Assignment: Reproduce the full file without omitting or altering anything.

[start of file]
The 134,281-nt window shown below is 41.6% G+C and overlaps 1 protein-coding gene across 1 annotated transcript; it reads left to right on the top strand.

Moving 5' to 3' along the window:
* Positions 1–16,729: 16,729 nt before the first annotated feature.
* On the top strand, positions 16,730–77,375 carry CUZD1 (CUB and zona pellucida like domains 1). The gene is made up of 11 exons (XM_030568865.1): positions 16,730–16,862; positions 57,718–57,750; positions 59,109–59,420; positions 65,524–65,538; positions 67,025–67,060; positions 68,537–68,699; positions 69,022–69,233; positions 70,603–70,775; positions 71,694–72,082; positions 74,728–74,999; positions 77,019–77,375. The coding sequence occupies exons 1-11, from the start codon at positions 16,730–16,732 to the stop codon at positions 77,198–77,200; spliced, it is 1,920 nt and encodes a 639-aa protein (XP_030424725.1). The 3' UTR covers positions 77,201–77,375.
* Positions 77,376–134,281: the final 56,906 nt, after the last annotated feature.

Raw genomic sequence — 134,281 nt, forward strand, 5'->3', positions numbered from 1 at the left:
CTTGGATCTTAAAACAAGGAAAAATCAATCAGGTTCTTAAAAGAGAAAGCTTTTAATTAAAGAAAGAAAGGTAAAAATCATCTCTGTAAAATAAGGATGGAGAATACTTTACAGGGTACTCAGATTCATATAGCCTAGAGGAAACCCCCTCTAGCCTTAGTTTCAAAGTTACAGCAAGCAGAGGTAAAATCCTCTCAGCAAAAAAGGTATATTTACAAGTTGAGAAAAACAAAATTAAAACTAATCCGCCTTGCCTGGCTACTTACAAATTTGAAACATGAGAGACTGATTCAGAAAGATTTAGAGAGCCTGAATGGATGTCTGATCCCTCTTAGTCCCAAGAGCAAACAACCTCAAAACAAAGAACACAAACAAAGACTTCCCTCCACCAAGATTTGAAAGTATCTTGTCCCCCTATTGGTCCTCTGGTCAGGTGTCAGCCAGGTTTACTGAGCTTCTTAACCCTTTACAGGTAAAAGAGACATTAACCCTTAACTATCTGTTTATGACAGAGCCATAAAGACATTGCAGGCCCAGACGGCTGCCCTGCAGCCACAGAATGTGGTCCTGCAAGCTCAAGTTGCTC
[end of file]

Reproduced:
The 134,281-nt window shown below is 41.6% G+C and overlaps 1 protein-coding gene across 1 annotated transcript; it reads left to right on the top strand.

Moving 5' to 3' along the window:
* Positions 1–16,729: 16,729 nt before the first annotated feature.
* On the top strand, positions 16,730–77,375 carry CUZD1 (CUB and zona pellucida like domains 1). The gene is made up of 11 exons (XM_030568865.1): positions 16,730–16,862; positions 57,718–57,750; positions 59,109–59,420; positions 65,524–65,538; positions 67,025–67,060; positions 68,537–68,699; positions 69,022–69,233; positions 70,603–70,775; positions 71,694–72,082; positions 74,728–74,999; positions 77,019–77,375. The coding sequence occupies exons 1-11, from the start codon at positions 16,730–16,732 to the stop codon at positions 77,198–77,200; spliced, it is 1,920 nt and encodes a 639-aa protein (XP_030424725.1). The 3' UTR covers positions 77,201–77,375.
* Positions 77,376–134,281: the final 56,906 nt, after the last annotated feature.

Raw genomic sequence — 134,281 nt, forward strand, 5'->3', positions numbered from 1 at the left:
CTTGGATCTTAAAACAAGGAAAAATCAATCAGGTTCTTAAAAGAGAAAGCTTTTAATTAAAGAAAGAAAGGTAAAAATCATCTCTGTAAAATAAGGATGGAGAATACTTTACAGGGTACTCAGATTCATATAGCCTAGAGGAAACCCCCTCTAGCCTTAGTTTCAAAGTTACAGCAAGCAGAGGTAAAATCCTCTCAGCAAAAAAGGTATATTTACAAGTTGAGAAAAACAAAATTAAAACTAATCCGCCTTGCCTGGCTACTTACAAATTTGAAACATGAGAGACTGATTCAGAAAGATTTAGAGAGCCTGAATGGATGTCTGATCCCTCTTAGTCCCAAGAGCAAACAACCTCAAAACAAAGAACACAAACAAAGACTTCCCTCCACCAAGATTTGAAAGTATCTTGTCCCCCTATTGGTCCTCTGGTCAGGTGTCAGCCAGGTTTACTGAGCTTCTTAACCCTTTACAGGTAAAAGAGACATTAACCCTTAACTATCTGTTTATGACAGAGCCATAAAGACATTGCAGGCCCAGACGGCTGCCCTGCAGCCACAGAATGTGGTCCTGCAAGCTCAAGTTGCTC